Question: "What is the time of Jacob’s trouble?"
Answer: The phrase "the time of Jacob's trouble" is a quote from Jeremiah 30:7 which says, "Alas! for that day is great, so that none is like it: it is even the time of Jacob’s trouble; but he shall be saved out of it" (KJV).
In the previous verses of Jeremiah 30, we find that the Lord is speaking to Jeremiah the prophet about Judah and Israel (30:3-4). In verse 3, the Lord promises that one day in the future, He will bring both Judah and Israel back to the land that He had promised their forefathers. Verse 5 describes a time of great fear and trembling. Verse 6 describes this time in a way that pictures men going through the pains of childbirth, again indicating a time of agony. But there is hope for Judah and Israel, for though this is called "the time of Jacob's distress" (NASB), the Lord promises He will save Jacob (referring to Judah and Israel) out of this time of great trouble (verse 7).
In Jeremiah 30:10-11 the Lord says, “‘I will surely save you out of a distant place, your descendants from the land of their exile. Jacob will again have peace and security, and no one will make him afraid. I am with you and will save you,’ declares the LORD.”
Also, the Lord says He will destroy the nations who held Judah and Israel in captivity, and He will never allow Jacob to be completely destroyed. However, it should be noted that the Lord describes this as a time of discipline for His people. He says of Jacob, “Though I completely destroy all the nations among which I scatter you, I will not completely destroy you. I will discipline you but only with justice; I will not let you go entirely unpunished.”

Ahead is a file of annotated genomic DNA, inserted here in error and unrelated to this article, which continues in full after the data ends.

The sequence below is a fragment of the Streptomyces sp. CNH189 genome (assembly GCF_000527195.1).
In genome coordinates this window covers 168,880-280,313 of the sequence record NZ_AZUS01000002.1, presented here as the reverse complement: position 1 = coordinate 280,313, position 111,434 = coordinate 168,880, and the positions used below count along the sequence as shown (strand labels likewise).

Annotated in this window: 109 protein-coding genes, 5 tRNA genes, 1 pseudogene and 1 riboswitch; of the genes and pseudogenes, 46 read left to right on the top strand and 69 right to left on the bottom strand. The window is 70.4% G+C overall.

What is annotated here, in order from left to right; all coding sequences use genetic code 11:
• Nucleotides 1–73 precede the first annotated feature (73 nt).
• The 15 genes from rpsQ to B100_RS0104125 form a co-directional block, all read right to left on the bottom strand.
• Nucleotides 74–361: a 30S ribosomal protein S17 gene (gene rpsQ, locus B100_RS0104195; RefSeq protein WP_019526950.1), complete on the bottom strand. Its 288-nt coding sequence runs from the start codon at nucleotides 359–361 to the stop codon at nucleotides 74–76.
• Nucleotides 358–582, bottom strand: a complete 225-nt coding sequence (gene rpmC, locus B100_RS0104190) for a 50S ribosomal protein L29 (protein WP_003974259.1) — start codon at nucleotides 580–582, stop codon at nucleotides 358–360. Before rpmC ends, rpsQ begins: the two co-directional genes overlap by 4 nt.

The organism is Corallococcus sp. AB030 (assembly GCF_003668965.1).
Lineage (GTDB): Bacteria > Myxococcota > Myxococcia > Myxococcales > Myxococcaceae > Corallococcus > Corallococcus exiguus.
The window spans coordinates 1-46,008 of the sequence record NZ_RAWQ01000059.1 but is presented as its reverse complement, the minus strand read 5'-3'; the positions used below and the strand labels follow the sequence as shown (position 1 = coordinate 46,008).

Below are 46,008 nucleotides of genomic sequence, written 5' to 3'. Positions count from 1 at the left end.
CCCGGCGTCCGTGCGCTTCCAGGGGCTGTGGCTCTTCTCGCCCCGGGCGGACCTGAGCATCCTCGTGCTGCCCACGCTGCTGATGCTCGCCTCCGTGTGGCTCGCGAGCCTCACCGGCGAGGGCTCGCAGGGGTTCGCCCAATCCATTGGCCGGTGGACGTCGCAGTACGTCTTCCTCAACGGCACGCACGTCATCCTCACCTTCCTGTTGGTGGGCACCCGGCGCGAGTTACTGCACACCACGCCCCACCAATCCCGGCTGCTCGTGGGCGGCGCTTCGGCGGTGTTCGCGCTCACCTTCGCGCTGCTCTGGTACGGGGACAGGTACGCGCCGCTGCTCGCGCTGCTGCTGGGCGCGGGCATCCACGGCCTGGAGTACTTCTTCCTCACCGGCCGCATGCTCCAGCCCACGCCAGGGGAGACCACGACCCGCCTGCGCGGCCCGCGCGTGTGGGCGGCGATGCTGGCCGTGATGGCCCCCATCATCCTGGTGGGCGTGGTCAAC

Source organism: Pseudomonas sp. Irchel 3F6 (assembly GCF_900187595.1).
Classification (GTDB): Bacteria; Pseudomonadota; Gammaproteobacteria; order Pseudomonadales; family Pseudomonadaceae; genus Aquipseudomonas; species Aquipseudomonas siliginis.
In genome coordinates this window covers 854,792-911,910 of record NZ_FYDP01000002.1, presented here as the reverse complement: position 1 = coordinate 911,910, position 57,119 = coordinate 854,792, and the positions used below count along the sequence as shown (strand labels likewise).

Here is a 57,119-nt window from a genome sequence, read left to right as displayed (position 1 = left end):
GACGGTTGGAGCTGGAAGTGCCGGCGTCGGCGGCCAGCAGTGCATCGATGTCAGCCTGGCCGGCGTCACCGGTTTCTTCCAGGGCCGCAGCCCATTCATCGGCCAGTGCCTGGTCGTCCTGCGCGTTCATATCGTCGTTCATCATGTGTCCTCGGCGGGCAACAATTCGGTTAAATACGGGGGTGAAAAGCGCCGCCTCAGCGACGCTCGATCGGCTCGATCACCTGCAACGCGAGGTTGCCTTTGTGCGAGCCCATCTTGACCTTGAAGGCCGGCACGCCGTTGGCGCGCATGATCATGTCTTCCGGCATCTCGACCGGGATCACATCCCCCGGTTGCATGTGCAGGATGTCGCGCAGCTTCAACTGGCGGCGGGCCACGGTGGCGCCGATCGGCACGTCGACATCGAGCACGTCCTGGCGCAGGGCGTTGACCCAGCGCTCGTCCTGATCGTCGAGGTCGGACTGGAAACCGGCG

Jeremiah 30:7 says, "That day is great, so that none is like it.” The only time period that fits this description is the period of the Tribulation. This time is unparalleled in history.
Jesus described the Tribulation using some of the same imagery as Jeremiah. In Matthew 24:6-8, He stated that the appearance of false christs, wars and rumors of wars, famines, and earthquakes are "the beginning of birth pains."
Paul, too, described the Tribulation as birth pains. First Thessalonians 5:3 says, "While people are saying, ‘Peace and safety,’ destruction will come on them suddenly, as labor pains on a pregnant woman, and they will not escape." This event follows the Rapture and the removal of the Church, in 4:13-18. In 5:9, Paul reemphasizes the absence of the Church from this time period by saying, "For God has not destined us for wrath, but for obtaining salvation through our Lord Jesus Christ." The wrath spoken of here is God's judgment on the unbelieving world and His discipline of Israel during the Tribulation.
These “birth pains” are described in detail in Revelation 6-12 Part of the purpose of the Tribulation is to bring Israel back to the Lord.
For those who have received Christ as Savior from sin, the time of Jacob's trouble is something for which we should praise the Lord, for it demonstrates that God keeps His promises. He has promised us eternal life through Christ our Lord, and He has promised land, seed, and blessing to Abraham and his physical descendants. However, before He fulfills those promises, He will lovingly but firmly discipline the nation of Israel so that they return to Him.